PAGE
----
Early Prostate Cancer Symptoms Men Shouldn't Ignore

Just like with any cancer, early detection is the key to increasing your chances of survival. Thankfully, prostate cancer is manageable and, when detected early, it can be treatable. When it comes to prostate health and preventing prostate cancer, here’s what every man needs to know.

Early Warning Signs and Symptoms

While prostate cancer can be detected early through routine screening, the following are some early warning signs to be aware of:

  • Pain or burning during urination
  • Difficulty with urination - this may include trouble starting or stopping urination
  • Frequently urinating during the night
  • Decreased flow in urination stream
  • Uncontrollable bladder
  • Blood in urine
  • Blood in semen
  • Erectile dysfunction

Risk Factors

Risk factors of prostate cancer may include the following:

Age: Men are typically diagnosed with prostate cancer over the age of 40, but the risk at 50+ years increases significantly.

Race: Prostate cancer is more prevalent in African-American men and Caribbean men of African descent.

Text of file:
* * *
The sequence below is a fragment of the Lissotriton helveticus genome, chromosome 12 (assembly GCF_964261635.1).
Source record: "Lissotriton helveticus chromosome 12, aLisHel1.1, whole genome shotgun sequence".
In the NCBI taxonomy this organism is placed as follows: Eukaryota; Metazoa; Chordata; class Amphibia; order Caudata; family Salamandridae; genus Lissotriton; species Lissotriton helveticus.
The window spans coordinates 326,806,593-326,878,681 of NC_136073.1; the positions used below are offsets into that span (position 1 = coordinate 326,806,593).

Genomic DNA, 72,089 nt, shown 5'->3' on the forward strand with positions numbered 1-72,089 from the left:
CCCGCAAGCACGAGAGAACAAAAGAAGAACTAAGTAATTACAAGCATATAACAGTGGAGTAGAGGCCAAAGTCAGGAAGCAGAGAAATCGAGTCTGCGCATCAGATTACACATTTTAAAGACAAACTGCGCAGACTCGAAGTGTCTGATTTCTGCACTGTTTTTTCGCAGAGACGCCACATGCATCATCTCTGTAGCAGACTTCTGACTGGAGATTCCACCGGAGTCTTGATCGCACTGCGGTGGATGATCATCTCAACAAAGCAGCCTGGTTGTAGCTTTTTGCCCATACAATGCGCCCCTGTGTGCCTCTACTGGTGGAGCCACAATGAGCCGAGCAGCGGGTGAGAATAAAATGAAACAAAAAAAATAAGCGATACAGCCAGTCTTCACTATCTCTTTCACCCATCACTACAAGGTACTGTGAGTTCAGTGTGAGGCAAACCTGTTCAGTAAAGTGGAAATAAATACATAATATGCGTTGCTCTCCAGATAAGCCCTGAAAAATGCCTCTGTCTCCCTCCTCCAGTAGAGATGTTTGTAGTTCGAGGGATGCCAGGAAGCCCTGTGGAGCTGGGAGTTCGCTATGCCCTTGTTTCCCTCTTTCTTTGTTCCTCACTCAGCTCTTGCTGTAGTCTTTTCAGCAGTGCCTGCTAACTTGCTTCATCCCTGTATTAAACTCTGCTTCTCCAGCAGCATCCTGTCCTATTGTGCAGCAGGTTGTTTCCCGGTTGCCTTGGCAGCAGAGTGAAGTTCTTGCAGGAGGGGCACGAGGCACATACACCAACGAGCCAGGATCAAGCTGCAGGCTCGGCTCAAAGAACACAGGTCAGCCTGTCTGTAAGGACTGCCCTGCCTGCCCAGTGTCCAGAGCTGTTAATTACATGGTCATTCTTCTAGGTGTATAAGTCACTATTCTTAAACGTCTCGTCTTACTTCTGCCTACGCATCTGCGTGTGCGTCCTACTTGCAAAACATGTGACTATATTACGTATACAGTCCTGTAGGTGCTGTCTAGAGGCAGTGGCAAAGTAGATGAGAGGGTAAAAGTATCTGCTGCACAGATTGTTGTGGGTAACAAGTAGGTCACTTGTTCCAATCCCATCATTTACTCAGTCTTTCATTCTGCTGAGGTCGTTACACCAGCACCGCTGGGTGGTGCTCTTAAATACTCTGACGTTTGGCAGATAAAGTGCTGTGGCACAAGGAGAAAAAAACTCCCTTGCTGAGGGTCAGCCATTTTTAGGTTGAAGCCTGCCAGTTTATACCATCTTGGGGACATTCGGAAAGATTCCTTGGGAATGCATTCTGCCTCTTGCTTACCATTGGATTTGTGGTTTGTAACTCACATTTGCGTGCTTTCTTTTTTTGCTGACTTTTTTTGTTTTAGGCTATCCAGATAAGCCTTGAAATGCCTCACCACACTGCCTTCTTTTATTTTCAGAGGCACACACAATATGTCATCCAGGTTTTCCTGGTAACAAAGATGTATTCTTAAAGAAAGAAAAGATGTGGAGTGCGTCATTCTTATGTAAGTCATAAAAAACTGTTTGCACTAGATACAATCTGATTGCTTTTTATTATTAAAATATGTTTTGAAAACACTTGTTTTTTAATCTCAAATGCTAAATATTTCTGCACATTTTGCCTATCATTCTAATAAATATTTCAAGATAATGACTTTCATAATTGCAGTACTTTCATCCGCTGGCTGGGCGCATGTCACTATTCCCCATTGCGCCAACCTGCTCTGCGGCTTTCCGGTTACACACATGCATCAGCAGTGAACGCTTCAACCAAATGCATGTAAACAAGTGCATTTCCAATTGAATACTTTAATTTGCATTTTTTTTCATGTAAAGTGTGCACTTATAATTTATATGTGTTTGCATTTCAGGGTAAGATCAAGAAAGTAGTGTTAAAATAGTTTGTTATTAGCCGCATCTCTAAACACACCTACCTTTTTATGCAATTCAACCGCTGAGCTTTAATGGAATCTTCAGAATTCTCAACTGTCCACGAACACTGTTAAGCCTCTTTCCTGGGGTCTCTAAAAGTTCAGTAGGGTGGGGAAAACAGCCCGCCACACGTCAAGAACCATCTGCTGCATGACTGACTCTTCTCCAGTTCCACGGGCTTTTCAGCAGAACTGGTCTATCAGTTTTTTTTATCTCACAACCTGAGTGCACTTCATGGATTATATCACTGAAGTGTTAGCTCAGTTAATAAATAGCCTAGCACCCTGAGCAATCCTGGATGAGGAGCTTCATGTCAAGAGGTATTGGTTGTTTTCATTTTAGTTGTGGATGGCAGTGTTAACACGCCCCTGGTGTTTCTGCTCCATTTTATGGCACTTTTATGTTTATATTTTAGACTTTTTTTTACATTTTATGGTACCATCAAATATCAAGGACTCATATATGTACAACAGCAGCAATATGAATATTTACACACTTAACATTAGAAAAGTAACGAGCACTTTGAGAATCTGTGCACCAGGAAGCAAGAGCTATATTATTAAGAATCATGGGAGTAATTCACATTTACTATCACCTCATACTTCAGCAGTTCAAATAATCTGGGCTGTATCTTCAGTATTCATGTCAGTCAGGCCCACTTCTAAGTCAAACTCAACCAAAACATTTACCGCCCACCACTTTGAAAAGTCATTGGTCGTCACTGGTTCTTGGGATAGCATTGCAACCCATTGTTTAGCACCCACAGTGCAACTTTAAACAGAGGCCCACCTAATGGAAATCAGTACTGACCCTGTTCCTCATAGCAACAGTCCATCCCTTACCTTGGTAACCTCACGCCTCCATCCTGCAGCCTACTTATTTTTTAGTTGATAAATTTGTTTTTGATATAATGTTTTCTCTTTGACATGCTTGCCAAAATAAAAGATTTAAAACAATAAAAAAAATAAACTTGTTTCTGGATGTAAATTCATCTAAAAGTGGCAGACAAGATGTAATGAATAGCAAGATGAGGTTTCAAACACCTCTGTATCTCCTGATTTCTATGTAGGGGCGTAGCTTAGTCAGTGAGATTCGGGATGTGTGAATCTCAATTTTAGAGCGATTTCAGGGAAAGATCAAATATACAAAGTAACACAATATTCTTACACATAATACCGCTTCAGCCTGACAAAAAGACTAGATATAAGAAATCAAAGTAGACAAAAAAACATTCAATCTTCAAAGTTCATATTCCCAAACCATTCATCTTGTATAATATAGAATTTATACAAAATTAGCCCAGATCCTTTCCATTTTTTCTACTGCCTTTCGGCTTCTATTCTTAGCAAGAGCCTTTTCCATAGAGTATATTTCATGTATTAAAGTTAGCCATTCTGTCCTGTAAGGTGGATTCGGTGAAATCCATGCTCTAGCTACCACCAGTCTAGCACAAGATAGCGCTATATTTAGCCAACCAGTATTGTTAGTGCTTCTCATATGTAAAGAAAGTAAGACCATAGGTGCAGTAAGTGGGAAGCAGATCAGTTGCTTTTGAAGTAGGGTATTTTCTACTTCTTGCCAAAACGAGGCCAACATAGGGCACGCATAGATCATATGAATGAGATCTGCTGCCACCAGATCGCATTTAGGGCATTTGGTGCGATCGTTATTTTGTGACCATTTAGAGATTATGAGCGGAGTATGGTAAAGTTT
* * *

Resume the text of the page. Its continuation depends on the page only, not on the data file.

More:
Family history: Many prostate cancer cases are not related to family history. However, according to theAmerican Cancer Society, having a father or brother with prostate cancer more than doubles the risk.

Diet: Men who have a diet consisting of a lot of red meat or fatty foods have a slightly higher chance of developing prostate cancer.

Prevention Methods

While prostate cancer cannot be 100% prevented, there are some lifestyle changes that you can make to reduce your risk, such as:

  • Eat a healthy, low-fat diet
  • Add more fruits and vegetables to your daily intake
  • Maintain a healthy weight
  • Exercise regularly

When to Start Screening For Prostate Cancer

The American Cancer Society recommends the following guidelines:

  • Age 40 for men at a very high risk (those with more than one first-degree relative who had prostate cancer at an early age).
  • Age 45 for men at high risk of developing prostate cancer. This includes African Americans and men who have a first-degree relative (father, brother, son) diagnosed with prostate cancer at an early age (younger than age 65).
  • Age 50 for men who are at average risk of prostate cancer and are expected to live at least ten more years.

For more information about how we can assist you or a loved one with prostate cancer screening, care, and treatment, contact The Parrish Cancer Center today at 321-529-6202. Our caring oncologists are here to guide you every step of the way.

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